“I approached Jarome and had a number of conversations with him about where we are and where we want to go moving forward,” said Feaster, describing the process that ended with a “yea” or “nay” from Iginla. “In the final analysis we had offers from three different clubs. The player in this particular case has a no trade/no move clause, so the player was also a part of the process. We worked with the player, and we concluded a deal this evening with the Pittsburgh Penguins.”

In this working with the player went a little something like this: “so where do you want us to send you, Jarome?”

Edwards called together Calgary GM Jay Feaster and his front office staff at 7 a.m. on Wednesday morning, and it’s assumed he instructed Feaster and Co. to immediately collect the best offers from Iginla’s interested suitors. The Bruins submitted their offer of Alex Khokhlachev, Matt Bartkowski and a first round pick, and TSN analyst Bob McKenzie tweeted after the fact that Calgary actually held Boston’s offer in higher regard during the process.

Boston’s offer was better on paper as well. Leaf through the “Future Watch” edition of the Hockey News with a list of top 10 prospects for each of the 30 NHL teams: Koko was No. 3 on Boston’s list of prospects behind Dougie Hamilton and Subban and is widely considered a 19-year-old “A” prospect across the league.  

Kenneth Agostino and Ben Hanowski were the key prospects coming from Pittsburgh, and both are nowhere to be found on Pittsburgh’s list of top 10 prospects. I’m sure they’re both fine, young men, but they also really aren’t in the same class as Khokhlachev while enjoying nice careers at Yale University and St. Cloud State. The Penguins didn’t give away anything of true value aside from their first round pick, which looks more and more like it might end up being No. 30 overall when things are all said and done this year.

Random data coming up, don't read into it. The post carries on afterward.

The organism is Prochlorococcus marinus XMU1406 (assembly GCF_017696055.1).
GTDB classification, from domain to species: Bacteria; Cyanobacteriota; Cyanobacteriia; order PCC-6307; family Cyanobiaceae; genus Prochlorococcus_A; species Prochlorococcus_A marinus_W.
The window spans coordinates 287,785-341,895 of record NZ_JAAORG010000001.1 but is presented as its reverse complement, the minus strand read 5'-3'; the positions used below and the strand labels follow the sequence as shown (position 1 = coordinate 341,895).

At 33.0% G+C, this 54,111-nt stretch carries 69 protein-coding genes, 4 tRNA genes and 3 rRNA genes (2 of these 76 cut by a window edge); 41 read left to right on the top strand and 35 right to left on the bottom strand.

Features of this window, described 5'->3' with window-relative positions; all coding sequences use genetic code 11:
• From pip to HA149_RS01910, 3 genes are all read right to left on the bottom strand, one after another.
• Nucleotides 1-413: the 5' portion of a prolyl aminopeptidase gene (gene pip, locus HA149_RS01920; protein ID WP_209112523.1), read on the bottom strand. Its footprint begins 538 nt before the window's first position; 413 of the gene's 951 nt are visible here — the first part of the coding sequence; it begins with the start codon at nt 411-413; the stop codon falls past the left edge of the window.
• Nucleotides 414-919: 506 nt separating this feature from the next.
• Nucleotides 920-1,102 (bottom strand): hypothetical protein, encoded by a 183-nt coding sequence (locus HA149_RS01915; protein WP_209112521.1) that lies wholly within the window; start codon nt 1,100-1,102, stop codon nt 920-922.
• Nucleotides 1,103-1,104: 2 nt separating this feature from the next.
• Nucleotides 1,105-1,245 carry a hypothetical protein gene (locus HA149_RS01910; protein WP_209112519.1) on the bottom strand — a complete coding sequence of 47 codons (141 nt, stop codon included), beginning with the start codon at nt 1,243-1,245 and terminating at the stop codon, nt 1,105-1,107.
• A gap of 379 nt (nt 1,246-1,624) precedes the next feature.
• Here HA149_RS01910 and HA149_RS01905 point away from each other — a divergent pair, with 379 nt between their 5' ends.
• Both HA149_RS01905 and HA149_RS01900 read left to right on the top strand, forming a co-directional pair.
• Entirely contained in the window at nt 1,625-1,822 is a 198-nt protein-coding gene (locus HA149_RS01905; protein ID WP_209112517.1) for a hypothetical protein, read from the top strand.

Would including Subban instead of Khokhlachev made a difference in getting the deal done?

Perhaps to Calgary’s front office, but it was the 35-year-old Iginla that was making the final decision. So it wouldn’t have made a difference at all in the final analysis.  

The names of a few prospects that he’ll never play with certainly didn’t matter to Iggy when he was making a decision to waive his no-movement clause.

All that mattered in the end result was this: Iginla wanted to play in Pittsburgh and nowhere else, and he essentially tied Calgary’s hands to make sure he would become a tag-team partner with Sid the Kid. The other two offers were merely there to try and drive up the price for the Penguins, but that didn’t seem to work either as Pittsburgh still has names like Olli Maatta, Brian Dumoulin and Scott Harrington crowding their impressive prospect ranks.

And now they have Iginla wearing No. 12 for the Penguins, and the Bruins don’t.

It should be some interesting theatre when Iginla visits Boston with the Penguins on Friday, April 19. There may be a new enemy in a Pittsburgh uniform aside from just cheap shot artist Matt Cooke.

Iginla showed this week that he had no interest in being a part of Boston’s run to another Stanley Cup. The best thing Bruins fans can do now is realize that Iginla is the only place where any blame sits. They’d be best served to hold it all in for a cathartic release when the legendary power forward takes the TD Garden ice to the “Imperial March” with the rest of the Yankees-like Pittsburgh lineup next month for a flexing of their dynastic muscles.